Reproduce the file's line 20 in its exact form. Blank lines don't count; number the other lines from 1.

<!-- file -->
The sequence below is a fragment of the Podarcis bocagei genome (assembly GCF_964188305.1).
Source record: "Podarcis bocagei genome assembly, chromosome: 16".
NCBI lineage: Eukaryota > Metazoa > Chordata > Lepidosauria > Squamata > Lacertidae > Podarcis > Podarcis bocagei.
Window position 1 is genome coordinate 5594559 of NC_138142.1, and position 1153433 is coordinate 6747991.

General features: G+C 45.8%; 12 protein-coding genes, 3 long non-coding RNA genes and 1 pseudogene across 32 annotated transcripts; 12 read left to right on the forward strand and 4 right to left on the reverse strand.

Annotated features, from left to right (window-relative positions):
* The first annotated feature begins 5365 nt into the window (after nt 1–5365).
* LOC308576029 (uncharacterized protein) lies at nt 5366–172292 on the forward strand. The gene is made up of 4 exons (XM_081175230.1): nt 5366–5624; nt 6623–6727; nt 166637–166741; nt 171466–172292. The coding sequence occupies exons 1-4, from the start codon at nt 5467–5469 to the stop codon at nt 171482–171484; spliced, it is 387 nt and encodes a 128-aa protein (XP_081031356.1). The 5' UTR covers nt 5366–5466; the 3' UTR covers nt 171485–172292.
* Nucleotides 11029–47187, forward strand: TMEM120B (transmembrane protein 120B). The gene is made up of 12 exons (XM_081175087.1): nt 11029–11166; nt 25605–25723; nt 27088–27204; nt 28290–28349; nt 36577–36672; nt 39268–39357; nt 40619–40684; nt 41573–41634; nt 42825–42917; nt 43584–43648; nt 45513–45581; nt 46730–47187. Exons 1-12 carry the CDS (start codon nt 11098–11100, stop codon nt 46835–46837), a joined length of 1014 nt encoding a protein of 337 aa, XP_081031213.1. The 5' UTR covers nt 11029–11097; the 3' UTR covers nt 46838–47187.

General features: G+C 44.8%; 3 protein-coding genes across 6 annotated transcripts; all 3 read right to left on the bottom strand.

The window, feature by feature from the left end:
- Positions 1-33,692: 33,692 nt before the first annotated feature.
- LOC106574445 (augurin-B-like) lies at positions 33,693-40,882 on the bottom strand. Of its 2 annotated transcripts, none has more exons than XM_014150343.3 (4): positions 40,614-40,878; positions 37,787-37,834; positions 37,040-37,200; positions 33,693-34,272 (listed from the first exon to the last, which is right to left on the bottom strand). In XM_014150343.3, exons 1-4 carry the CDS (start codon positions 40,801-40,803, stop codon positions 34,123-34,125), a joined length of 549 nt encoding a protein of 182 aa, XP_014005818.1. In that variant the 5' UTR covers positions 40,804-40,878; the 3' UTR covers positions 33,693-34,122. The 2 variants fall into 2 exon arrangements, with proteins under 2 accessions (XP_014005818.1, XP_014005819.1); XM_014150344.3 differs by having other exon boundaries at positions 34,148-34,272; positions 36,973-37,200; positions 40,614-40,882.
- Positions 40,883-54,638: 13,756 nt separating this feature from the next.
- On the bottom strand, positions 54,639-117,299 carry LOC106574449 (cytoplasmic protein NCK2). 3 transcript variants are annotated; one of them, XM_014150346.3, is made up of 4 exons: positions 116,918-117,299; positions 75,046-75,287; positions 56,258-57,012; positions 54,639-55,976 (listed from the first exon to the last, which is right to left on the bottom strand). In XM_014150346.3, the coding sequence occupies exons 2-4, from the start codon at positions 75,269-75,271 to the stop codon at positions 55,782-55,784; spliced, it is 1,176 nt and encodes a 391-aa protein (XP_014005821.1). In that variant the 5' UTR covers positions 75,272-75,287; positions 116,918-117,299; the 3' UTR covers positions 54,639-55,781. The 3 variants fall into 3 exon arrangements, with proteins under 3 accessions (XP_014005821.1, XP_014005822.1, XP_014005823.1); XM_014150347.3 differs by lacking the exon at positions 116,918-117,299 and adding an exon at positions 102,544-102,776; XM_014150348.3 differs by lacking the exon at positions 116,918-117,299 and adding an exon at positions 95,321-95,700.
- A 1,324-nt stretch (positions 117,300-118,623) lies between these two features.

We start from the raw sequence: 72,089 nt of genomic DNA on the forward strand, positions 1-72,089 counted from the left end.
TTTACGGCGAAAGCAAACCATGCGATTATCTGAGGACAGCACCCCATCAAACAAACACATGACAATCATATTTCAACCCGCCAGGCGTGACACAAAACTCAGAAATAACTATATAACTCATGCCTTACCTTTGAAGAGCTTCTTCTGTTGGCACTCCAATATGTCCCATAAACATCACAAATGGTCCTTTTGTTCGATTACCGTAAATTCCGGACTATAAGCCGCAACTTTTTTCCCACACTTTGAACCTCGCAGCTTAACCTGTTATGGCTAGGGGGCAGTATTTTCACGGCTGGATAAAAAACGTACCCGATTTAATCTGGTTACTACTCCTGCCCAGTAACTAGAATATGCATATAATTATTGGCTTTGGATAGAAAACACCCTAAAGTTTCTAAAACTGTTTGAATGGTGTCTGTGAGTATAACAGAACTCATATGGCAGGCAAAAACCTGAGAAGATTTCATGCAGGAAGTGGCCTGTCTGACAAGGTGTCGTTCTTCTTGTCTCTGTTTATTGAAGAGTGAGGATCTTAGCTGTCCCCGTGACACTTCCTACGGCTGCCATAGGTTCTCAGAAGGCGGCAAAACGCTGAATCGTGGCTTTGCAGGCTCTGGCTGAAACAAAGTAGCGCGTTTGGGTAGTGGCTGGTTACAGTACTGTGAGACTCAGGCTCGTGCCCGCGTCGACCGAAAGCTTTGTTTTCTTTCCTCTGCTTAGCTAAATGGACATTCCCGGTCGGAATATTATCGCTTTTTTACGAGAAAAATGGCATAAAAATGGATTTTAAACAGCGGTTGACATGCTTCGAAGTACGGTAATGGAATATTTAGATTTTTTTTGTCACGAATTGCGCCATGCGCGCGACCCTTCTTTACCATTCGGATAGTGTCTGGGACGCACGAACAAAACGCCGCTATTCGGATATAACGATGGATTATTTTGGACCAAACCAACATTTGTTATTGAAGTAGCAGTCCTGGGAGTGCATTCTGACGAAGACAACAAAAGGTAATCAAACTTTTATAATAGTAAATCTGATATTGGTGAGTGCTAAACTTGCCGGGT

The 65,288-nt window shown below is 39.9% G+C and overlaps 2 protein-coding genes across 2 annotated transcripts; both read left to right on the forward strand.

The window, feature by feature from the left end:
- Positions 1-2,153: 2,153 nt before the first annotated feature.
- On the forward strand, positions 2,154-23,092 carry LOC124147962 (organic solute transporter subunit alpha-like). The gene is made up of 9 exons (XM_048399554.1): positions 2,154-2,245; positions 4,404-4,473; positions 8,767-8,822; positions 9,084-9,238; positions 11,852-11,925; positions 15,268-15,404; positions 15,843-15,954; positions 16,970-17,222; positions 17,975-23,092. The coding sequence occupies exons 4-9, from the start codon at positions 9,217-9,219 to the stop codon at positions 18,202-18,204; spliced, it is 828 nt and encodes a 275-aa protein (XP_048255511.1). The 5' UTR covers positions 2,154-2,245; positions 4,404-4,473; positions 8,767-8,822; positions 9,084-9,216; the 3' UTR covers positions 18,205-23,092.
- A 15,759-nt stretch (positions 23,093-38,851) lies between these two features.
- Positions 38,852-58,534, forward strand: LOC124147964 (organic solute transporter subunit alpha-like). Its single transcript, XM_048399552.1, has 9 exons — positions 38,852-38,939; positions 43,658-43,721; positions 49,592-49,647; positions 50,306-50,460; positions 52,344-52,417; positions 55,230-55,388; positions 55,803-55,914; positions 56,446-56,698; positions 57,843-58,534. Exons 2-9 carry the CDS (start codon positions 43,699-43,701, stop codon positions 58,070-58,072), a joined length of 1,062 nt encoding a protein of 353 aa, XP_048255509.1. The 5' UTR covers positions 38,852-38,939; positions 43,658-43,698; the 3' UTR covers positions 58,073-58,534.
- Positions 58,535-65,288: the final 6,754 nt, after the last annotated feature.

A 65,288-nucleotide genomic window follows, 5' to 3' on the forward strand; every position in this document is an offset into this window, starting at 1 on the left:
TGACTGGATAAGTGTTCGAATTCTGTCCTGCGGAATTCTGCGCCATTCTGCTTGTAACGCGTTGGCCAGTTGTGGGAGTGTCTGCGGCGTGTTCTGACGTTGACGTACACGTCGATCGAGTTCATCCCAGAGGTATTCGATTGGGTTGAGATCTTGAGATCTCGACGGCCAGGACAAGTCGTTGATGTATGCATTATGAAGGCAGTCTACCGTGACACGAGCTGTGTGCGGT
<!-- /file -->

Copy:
The window, feature by feature from the left end: